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The Ending Of Limitless Explained

"What if drugs made life fun?" With this singular, previously unconsidered thesis statement, Limitless, directed by Neil Burger, roared into theaters in 2011. "Limitless by Neil Burger" sounds like an Impossible Burger for cannibals. That's neither here nor there.

Between the rising prominence of human augmentation and American medicine's love affair with cognition-enhancing medications, Limitless had a lot of material to run with. Based on the novel The Dark Fields by Alan Glynn, it leaned heavily into that old chestnut that humans only use 15 to 20 percent of their brain at a time and that our true potential could be unlocked if we just utilized the whole thing. Is it true? Only in as much as we'd be better drivers if we pushed 100 percent of the pedals in our cars at the same time, but then there's no such thing as the Force or Iron Man either, so maybe it's okay to just sit back and enjoy a movie.

Through the use of a shady new miracle drug, our hero Eddie (Bradley Cooper) goes from being a lowly, stinking, unlovable writer to a cool dude, capable of remarkable feats of acumen and very much aware of the fact that he looks like Bradley Cooper. He is beloved and admired, possessed of a vocal tempo normally reserved for the good guys in Aaron Sorkin shows. Unfortunately, Eddie's involvement with the drug, NZT-48, also saddles him with a litany of freaky side effects and a powerful contingent of prospective enemies.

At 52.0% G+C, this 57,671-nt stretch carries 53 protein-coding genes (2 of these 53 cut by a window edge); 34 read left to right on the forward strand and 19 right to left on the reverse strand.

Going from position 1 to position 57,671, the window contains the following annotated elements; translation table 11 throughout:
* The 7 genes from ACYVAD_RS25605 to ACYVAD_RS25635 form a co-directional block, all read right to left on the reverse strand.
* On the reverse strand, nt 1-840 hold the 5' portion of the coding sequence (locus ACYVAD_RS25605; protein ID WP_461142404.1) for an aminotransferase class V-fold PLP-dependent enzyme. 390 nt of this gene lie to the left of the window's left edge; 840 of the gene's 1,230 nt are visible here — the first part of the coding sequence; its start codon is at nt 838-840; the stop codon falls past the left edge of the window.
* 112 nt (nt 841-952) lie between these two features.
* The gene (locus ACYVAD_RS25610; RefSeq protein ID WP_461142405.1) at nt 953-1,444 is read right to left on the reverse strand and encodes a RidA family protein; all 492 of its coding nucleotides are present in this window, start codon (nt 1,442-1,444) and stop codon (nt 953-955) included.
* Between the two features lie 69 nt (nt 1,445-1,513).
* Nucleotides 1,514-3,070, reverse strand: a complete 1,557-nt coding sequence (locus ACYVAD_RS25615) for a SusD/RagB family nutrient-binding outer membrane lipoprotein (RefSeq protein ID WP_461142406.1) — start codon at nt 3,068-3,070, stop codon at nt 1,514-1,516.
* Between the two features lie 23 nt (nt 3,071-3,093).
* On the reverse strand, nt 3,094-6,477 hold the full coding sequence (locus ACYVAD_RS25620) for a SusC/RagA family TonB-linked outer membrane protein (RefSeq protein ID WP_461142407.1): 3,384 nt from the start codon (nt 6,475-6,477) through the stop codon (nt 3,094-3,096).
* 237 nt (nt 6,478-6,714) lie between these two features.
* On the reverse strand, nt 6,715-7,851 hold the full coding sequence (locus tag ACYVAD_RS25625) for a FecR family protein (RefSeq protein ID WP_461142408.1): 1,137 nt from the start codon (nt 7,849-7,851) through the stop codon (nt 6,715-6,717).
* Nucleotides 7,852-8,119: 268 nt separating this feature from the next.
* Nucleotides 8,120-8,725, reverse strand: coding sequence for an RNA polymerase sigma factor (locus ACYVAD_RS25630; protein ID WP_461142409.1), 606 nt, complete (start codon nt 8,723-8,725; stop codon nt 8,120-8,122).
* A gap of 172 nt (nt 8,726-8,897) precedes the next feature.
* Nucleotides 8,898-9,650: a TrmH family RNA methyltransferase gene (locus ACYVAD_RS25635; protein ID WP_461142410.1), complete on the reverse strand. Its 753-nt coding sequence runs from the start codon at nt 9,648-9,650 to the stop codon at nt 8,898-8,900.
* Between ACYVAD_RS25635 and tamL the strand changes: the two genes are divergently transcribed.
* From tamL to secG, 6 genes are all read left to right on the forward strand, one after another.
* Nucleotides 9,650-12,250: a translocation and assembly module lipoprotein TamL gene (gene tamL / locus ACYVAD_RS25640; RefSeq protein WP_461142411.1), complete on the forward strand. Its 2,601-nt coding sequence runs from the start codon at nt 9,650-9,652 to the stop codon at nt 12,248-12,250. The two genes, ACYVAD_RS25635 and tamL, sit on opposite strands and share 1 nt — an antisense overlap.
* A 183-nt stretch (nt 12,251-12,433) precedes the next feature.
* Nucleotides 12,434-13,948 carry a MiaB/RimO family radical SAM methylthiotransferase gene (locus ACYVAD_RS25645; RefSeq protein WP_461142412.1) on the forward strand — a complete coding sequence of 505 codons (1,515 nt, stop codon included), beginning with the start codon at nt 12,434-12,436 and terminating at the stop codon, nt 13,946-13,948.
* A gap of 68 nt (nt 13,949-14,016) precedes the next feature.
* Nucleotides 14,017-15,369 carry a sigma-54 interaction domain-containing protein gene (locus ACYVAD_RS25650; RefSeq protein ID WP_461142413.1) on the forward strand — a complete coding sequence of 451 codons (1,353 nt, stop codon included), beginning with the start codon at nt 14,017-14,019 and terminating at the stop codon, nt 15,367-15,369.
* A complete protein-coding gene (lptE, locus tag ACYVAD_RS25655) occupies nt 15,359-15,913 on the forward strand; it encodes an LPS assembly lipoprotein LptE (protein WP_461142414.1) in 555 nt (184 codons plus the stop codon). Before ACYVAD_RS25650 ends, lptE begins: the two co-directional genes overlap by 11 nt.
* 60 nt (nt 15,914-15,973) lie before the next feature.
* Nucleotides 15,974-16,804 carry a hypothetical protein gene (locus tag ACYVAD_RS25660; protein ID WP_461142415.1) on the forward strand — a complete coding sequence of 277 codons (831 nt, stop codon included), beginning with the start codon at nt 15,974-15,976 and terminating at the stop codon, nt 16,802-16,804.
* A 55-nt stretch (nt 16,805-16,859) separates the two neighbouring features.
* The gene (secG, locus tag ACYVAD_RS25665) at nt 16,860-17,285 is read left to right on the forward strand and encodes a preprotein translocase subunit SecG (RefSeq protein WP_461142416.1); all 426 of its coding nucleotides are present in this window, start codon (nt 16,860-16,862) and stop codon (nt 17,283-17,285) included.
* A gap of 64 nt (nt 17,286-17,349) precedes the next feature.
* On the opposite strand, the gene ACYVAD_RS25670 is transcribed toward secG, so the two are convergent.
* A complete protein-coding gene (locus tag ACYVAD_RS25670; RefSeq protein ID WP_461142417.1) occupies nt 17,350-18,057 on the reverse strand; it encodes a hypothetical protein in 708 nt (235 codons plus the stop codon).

It's the one where the guy becomes limitless

The biggest twist comes in the film's last scene, when Carl Van Loon (Robert De Niro) tries to muscle in on Eddie. Van Loon reveals that he's absorbed Eddie's pharmaceutical production setup and is now the only game in town for NZT-48. Attempting to leverage his hard-won advantage, Carl offers to continue supplying the drug in exchange for favors as Eddie's political career continues to pick up steam. Unfortunately for Carl, Eddie has figured out a way to have his cake and not eat it, too. He's weaned himself off the drug, while still exhibiting all of the benefits of it, pointing out a car accident before it happens and diagnosing Carl's heart condition by eyeballing him. Through the power of permanently altering his brain, Eddie has achieved the ultimate life goal: basically being on drugs all the time, but for free and without getting thrown out of Arby's.

In its final moments, Limitless teaches its audience the most important lesson of all: "The real nootropic drug was in your heart all along." As we learn at the end of the movie, Eddie didn't need the drugs after all. (Well, maybe he did for a little while.)